Bethlehem Lutheran Church, Lebanon, OR
Fifth Sunday of Easter (Cantate) + May 19, 2019
Text: John 16:5-15
The Sundays of the Easter season remind us how it’s possible for Jesus’ disciples to continue to be in fellowship with Him and to glory in the resurrection for the long haul. For four Sundays in a row, from John chapter 16, we hear our Lord speak reassuring words to us, His disciples of this day:
Now I am going to him who sent me, and none of you asks me, ‘Where are you going?’ But because I have said these things to you, sorrow has filled your heart. Nevertheless, I tell you the truth: it is to your advantage that I go away, for if I do not go away, the Helper will not come to you. But if I go, I will send him to you.
Parting is never easy, and nobody wants to. Early on Easter morning, Mary wanted to cling to Jesus and treasure that moment where she was delivered from the tragedy of losing her Lord (John 20:16-17). But in all love, Jesus tells us not to cling to that part of His ministry. He has a bigger plan in mind: He must go away and ascend to the Father.
Now, in human movements, when the leader goes away, things fall apart. After Martin Luther’s death in 1546, the Evangelicals started being led in different directions about fundamental parts of the faith. Phillip Melanchthon, who wrote the Treatise on the Power and Primacy of the Pope (refuting the pope’s claim to rule the church unquestioned and invent new doctrines), wanted to start compromising on worship and Communion practices to make peace with his catholic neighbors. Andreas Osiander started teaching that we aren’t actually declared righteous on account of Christ, but that Christ’s divine nature dwells in us to the point that our sins are like a drop of water in the ocean. It sounds like a sermon illustration gone terribly wrong. But the point is when a human leader leaves, things usually fall apart.
But when Jesus leaves His disciples in the Ascension, it’s actually the greatest thing that could happen for the disciples—and for the world which will hear the Word of God through them.
I will send [the Helper] to you. And when He comes, He will convict the world concerning sin and righteousness and judgment: concerning sin, because they do not believe in me; concerning righteousness, because I go to the Father, and you will see me no longer; concerning judgment, because the ruler of this world is judged.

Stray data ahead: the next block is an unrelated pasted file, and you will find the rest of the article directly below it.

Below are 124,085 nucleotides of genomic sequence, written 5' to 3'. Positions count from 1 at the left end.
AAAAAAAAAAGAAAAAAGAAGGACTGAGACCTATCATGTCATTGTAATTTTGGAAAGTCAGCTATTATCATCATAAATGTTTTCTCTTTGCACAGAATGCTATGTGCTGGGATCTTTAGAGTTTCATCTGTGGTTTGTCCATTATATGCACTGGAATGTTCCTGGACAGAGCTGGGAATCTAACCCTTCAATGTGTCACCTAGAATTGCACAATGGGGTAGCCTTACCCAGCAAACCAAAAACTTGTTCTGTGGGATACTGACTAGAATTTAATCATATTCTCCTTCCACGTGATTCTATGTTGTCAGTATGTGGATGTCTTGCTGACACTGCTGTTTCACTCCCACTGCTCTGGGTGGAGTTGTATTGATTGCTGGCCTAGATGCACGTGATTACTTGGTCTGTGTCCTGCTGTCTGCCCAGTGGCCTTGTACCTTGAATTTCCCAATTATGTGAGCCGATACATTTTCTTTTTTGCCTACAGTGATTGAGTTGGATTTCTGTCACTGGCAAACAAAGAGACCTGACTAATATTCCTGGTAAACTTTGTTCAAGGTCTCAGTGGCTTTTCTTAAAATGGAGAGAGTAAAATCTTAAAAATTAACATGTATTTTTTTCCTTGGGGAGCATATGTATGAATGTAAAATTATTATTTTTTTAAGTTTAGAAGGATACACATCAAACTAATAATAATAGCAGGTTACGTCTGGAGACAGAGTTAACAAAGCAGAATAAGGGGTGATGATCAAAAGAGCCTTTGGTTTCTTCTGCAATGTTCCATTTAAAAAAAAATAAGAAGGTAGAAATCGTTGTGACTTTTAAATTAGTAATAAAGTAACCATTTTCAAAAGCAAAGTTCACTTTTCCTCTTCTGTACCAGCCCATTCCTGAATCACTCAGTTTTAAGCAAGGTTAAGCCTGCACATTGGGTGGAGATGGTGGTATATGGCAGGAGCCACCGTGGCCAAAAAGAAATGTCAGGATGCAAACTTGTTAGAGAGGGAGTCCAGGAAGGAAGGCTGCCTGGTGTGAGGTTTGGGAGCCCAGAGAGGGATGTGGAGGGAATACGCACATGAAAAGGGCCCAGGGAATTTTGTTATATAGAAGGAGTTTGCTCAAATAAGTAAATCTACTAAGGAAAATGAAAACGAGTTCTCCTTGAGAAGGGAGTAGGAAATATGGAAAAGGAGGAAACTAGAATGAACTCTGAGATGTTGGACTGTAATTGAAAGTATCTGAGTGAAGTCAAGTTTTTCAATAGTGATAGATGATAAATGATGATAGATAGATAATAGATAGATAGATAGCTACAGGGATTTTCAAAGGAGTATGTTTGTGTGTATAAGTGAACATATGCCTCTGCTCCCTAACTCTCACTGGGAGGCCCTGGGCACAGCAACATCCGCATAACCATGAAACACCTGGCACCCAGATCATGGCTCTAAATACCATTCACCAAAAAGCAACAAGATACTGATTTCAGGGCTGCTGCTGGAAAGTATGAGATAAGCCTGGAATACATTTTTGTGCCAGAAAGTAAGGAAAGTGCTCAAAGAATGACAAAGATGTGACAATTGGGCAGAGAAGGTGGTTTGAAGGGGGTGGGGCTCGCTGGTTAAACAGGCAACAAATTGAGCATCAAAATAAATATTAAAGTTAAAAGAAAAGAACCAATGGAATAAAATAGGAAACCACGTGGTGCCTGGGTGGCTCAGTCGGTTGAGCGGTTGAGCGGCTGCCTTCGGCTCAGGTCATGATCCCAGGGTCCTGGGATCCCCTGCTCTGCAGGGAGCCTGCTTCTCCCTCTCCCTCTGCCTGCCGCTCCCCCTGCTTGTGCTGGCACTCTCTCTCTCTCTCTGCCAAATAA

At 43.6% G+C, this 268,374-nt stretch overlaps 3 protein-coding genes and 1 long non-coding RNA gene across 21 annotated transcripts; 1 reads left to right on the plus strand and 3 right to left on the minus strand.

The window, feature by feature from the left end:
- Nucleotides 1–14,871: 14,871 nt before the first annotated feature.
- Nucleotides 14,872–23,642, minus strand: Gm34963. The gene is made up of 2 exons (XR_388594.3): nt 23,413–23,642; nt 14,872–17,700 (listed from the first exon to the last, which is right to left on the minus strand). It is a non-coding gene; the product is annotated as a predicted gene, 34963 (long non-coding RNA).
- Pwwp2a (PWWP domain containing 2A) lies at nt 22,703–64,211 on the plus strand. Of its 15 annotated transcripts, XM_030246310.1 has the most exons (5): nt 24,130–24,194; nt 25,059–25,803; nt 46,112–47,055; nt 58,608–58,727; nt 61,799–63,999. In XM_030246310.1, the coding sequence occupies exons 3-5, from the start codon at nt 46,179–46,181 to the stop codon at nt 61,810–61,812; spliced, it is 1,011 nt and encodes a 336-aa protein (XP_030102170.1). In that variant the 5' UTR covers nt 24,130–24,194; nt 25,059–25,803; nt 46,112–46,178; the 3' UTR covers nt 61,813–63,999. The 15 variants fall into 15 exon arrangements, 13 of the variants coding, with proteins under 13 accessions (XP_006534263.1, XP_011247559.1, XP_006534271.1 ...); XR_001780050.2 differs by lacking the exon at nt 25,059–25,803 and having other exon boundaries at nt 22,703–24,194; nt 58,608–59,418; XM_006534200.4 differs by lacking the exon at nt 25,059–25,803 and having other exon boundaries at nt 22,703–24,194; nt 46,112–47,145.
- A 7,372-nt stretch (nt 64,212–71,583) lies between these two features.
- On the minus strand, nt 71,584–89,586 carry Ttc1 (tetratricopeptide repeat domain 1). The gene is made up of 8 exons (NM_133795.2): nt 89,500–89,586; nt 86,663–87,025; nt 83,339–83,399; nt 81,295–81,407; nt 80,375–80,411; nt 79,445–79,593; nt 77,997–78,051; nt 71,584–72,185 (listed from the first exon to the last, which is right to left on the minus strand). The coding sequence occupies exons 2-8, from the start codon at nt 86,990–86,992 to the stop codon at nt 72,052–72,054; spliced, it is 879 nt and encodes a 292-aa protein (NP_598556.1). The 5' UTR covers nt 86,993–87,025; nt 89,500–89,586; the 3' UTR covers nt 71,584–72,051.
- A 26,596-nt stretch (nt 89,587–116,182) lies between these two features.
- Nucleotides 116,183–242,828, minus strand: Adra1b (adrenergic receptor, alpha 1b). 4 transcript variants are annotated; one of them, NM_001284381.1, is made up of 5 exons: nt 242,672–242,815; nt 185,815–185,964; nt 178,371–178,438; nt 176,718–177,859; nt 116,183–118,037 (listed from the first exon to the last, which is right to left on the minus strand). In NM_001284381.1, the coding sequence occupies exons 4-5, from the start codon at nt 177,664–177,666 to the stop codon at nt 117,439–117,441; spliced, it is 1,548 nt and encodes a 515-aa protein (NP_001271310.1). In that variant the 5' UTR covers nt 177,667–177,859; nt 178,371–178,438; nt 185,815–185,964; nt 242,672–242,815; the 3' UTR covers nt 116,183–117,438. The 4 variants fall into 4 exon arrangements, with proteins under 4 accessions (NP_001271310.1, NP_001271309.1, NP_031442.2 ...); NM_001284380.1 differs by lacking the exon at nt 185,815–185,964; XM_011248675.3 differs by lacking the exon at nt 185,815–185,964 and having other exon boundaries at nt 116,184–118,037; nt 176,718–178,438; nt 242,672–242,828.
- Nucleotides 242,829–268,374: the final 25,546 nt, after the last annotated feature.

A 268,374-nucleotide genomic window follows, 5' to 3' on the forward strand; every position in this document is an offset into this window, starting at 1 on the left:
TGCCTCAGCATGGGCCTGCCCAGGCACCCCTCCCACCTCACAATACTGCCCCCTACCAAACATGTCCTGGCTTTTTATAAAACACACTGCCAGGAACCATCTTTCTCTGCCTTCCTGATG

The Holy Spirit—who was there in the beginning of creation, hovering over the waters—will begin His work of a new creation through Christ. It’s a new creation that will require judgment and destruction of the old, but it will bring everlasting restoration for all who receive Him. The Holy Spirit goes to work in those very areas that need the most desperate attention: He will convict the world concerning sin and righteousness and judgement.
He will condemn men not simply for thinking and doing the wrong thing (because if He did that, He’d have to wipe out the whole human race). He will condemn men’s refusal to believe in who Jesus is and what His coming means. The Spirit will condemn all human righteousness as worthless, because Jesus is the only man worthy to go to the Father: “O Lord, who shall sojourn in your tent? Who shall dwell on your holy hill? He who walks blamelessly and does what is right and speaks truth in his heart” (Psalm 15:1-2). The Spirit will also convict the world concerning judgement. While men are busy passing judgments on each other and cursing God for what they perceive as sleights and neglect toward the world, Satan seems to slip out the back door. It was Satan’s temptation that brought this world of sin, death, and lifelong subjugation. But God has not forgotten what He promised in the Garden after the Fall: “He shall bruise your head, and you shall bruise his heel” (Gen. 3:15). Satan, the instigator of all evil must be judged and all his works destroyed, especially rebellion in men’s hearts and false teaching.
This is the ongoing work of the Triune God, reclaiming and restoring His creation to Himself. The work wasn’t over when Jesus died, or when He rose victorious over the grave, or even when He ascended into heaven. His work will not be finished until the Last Day when the faithful are gathered around Him, singing blessing, and glory, and honor, and might to Him forever. The Lord Jesus continues: